The gist is this: tax rates for the rich have fallen while tax rates for the poor have risen. We all know this. But seeing it with your own eyes, is quite a different thing. What is especially puzzling is that we all take this situation for granted and are much less enraged about it then we should. It used to be different:
By the middle of the 20th century, the high-tax advocates had prevailed. The United States had arguably the world’s most progressive tax code, with a top income-tax rate of 91 percent and a corporate tax rate above 50 percent.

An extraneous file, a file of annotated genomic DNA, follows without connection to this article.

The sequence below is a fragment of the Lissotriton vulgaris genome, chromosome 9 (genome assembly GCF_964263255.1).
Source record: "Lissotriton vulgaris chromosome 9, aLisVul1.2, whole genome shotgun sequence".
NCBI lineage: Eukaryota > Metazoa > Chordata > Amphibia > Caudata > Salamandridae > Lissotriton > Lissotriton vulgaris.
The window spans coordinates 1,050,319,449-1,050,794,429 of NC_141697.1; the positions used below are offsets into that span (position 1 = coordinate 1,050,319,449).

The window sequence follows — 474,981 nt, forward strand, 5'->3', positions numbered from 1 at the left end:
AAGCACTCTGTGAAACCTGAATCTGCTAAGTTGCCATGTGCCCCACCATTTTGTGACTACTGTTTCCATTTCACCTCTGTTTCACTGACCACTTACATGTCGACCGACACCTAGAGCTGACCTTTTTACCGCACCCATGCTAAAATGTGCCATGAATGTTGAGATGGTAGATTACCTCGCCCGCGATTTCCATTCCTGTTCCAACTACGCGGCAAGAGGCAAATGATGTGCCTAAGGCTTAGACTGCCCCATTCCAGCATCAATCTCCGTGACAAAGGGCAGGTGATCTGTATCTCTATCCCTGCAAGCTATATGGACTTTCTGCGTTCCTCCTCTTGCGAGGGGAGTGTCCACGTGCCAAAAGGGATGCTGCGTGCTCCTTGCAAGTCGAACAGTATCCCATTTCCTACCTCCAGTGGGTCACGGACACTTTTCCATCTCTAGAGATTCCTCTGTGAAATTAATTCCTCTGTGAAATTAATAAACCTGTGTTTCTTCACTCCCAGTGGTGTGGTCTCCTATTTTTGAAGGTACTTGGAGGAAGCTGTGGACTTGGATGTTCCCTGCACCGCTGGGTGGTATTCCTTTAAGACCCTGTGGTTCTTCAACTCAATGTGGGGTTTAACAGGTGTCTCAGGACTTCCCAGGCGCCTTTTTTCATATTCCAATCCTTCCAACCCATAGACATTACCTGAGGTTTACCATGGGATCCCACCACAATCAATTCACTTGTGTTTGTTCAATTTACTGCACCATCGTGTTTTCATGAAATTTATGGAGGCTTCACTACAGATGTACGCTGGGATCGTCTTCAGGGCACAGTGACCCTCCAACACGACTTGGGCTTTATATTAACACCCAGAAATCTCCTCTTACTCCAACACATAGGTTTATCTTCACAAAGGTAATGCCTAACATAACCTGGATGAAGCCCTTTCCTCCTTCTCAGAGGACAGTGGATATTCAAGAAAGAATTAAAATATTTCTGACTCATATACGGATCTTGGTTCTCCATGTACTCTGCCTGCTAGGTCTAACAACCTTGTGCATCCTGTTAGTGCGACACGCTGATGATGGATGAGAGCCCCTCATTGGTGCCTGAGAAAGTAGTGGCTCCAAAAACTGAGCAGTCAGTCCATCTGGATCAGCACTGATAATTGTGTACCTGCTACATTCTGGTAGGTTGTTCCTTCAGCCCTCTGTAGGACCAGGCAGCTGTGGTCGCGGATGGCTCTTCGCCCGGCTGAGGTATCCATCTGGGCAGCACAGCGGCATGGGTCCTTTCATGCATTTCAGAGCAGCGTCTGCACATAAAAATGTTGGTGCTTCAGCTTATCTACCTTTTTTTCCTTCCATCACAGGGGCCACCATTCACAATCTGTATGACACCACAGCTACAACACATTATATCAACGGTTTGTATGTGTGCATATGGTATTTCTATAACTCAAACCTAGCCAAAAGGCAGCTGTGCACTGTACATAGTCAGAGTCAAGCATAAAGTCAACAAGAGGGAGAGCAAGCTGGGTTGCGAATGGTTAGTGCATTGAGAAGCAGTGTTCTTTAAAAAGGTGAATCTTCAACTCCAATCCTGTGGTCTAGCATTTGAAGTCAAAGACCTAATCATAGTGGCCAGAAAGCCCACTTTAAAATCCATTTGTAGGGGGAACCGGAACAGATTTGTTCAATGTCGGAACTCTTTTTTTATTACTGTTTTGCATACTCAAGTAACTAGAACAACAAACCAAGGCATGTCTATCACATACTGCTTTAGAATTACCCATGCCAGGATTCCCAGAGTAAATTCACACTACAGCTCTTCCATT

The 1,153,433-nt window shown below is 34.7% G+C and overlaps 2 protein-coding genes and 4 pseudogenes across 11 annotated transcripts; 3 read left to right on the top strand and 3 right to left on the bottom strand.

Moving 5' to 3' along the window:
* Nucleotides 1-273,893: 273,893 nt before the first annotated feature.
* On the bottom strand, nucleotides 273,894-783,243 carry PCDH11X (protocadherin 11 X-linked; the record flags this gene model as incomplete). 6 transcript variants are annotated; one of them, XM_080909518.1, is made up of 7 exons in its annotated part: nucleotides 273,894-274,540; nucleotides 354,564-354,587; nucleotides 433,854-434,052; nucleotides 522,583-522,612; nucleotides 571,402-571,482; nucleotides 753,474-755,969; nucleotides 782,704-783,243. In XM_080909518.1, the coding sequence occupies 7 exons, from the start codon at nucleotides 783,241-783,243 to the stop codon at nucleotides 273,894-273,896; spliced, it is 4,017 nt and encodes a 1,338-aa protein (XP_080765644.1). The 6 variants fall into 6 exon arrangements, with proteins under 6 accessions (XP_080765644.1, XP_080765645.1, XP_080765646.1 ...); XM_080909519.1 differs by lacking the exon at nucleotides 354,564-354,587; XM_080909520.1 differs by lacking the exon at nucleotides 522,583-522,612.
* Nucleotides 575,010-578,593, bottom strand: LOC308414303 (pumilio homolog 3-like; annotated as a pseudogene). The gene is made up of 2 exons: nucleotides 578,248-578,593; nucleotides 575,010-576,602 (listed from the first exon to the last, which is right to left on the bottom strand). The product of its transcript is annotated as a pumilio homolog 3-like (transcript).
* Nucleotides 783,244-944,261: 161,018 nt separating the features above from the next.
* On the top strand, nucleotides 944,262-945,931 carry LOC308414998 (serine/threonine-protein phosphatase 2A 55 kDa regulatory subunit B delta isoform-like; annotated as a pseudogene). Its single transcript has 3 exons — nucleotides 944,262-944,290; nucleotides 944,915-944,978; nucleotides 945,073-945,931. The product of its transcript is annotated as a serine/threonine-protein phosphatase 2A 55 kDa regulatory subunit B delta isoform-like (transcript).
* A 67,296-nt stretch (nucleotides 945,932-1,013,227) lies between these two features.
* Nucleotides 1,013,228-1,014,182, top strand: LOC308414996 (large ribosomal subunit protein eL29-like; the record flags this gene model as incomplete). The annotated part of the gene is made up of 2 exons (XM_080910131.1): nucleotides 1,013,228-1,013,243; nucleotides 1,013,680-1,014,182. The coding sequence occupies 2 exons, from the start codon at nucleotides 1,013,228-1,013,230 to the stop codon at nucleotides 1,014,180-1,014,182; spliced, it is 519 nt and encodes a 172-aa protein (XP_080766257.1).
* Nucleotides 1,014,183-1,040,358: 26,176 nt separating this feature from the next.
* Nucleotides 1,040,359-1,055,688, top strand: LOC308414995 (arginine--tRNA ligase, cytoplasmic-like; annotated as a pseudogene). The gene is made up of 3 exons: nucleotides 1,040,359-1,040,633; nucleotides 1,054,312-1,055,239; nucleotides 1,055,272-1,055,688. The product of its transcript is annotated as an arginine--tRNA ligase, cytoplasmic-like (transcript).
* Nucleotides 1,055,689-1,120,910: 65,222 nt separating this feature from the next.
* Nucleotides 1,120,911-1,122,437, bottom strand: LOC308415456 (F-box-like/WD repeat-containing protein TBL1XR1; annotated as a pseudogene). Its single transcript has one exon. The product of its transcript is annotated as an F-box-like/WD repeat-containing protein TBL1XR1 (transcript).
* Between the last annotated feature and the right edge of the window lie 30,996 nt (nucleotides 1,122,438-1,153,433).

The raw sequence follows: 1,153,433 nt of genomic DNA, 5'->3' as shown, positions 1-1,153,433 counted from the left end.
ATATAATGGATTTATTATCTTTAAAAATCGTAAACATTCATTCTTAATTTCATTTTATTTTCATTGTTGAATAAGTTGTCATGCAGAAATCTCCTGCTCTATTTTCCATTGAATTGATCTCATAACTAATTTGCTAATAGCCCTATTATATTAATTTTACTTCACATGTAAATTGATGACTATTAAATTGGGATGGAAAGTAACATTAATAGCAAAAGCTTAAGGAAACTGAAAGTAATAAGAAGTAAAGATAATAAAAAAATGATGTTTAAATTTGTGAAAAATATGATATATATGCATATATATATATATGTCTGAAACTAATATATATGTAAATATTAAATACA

And we can simply do that again.
But history shows that serious attempts to collect more taxes usually succeed.
Ask yourself this: If efforts to tax the super-rich were really doomed to fail, why would so many of the super-rich be fighting so hard to defeat those efforts?
Finding the optimal form of taxation is of course a big challenge. Personally, I would favor an inheritance tax to minimize distortions. But for the record: the stark inequality we see in so many rich nations today is not outside our control. We can and should change it.